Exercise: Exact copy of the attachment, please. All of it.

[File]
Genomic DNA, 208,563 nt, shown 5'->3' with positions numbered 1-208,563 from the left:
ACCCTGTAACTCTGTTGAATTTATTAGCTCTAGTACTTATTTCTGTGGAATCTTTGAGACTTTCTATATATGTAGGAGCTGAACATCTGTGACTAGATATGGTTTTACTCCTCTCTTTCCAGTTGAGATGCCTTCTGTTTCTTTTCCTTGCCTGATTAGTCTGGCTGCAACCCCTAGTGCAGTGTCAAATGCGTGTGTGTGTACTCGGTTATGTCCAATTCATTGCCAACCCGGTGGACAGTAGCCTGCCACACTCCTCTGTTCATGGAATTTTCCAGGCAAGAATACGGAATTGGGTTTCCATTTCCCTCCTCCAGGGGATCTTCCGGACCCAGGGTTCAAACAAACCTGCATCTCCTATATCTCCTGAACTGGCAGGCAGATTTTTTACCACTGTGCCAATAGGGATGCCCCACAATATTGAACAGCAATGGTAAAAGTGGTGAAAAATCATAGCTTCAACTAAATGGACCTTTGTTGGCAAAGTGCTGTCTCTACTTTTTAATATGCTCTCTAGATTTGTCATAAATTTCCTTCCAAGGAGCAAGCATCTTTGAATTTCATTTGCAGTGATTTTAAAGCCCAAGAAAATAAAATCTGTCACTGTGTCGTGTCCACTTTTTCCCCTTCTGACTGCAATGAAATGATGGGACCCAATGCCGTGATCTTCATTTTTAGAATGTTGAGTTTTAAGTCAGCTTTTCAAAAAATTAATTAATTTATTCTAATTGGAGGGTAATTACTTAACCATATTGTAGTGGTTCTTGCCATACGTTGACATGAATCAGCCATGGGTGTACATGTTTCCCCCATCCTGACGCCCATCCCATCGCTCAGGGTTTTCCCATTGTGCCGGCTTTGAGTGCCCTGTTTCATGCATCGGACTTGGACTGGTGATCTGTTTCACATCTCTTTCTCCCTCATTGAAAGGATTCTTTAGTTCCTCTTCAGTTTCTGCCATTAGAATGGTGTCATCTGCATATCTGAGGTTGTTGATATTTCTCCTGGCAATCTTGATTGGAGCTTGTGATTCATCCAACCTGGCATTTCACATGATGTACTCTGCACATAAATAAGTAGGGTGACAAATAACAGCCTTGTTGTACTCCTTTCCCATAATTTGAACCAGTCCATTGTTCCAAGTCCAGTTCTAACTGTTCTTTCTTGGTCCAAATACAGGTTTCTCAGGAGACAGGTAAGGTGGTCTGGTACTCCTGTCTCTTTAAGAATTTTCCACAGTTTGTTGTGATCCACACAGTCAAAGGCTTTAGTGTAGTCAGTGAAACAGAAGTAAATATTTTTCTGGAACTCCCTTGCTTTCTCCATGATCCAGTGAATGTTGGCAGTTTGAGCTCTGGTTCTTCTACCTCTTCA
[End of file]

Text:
Genomic DNA, 208,563 nt, shown 5'->3' with positions numbered 1-208,563 from the left:
ACCCTGTAACTCTGTTGAATTTATTAGCTCTAGTACTTATTTCTGTGGAATCTTTGAGACTTTCTATATATGTAGGAGCTGAACATCTGTGACTAGATATGGTTTTACTCCTCTCTTTCCAGTTGAGATGCCTTCTGTTTCTTTTCCTTGCCTGATTAGTCTGGCTGCAACCCCTAGTGCAGTGTCAAATGCGTGTGTGTGTACTCGGTTATGTCCAATTCATTGCCAACCCGGTGGACAGTAGCCTGCCACACTCCTCTGTTCATGGAATTTTCCAGGCAAGAATACGGAATTGGGTTTCCATTTCCCTCCTCCAGGGGATCTTCCGGACCCAGGGTTCAAACAAACCTGCATCTCCTATATCTCCTGAACTGGCAGGCAGATTTTTTACCACTGTGCCAATAGGGATGCCCCACAATATTGAACAGCAATGGTAAAAGTGGTGAAAAATCATAGCTTCAACTAAATGGACCTTTGTTGGCAAAGTGCTGTCTCTACTTTTTAATATGCTCTCTAGATTTGTCATAAATTTCCTTCCAAGGAGCAAGCATCTTTGAATTTCATTTGCAGTGATTTTAAAGCCCAAGAAAATAAAATCTGTCACTGTGTCGTGTCCACTTTTTCCCCTTCTGACTGCAATGAAATGATGGGACCCAATGCCGTGATCTTCATTTTTAGAATGTTGAGTTTTAAGTCAGCTTTTCAAAAAATTAATTAATTTATTCTAATTGGAGGGTAATTACTTAACCATATTGTAGTGGTTCTTGCCATACGTTGACATGAATCAGCCATGGGTGTACATGTTTCCCCCATCCTGACGCCCATCCCATCGCTCAGGGTTTTCCCATTGTGCCGGCTTTGAGTGCCCTGTTTCATGCATCGGACTTGGACTGGTGATCTGTTTCACATCTCTTTCTCCCTCATTGAAAGGATTCTTTAGTTCCTCTTCAGTTTCTGCCATTAGAATGGTGTCATCTGCATATCTGAGGTTGTTGATATTTCTCCTGGCAATCTTGATTGGAGCTTGTGATTCATCCAACCTGGCATTTCACATGATGTACTCTGCACATAAATAAGTAGGGTGACAAATAACAGCCTTGTTGTACTCCTTTCCCATAATTTGAACCAGTCCATTGTTCCAAGTCCAGTTCTAACTGTTCTTTCTTGGTCCAAATACAGGTTTCTCAGGAGACAGGTAAGGTGGTCTGGTACTCCTGTCTCTTTAAGAATTTTCCACAGTTTGTTGTGATCCACACAGTCAAAGGCTTTAGTGTAGTCAGTGAAACAGAAGTAAATATTTTTCTGGAACTCCCTTGCTTTCTCCATGATCCAGTGAATGTTGGCAGTTTGAGCTCTGGTTCTTCTACCTCTTCA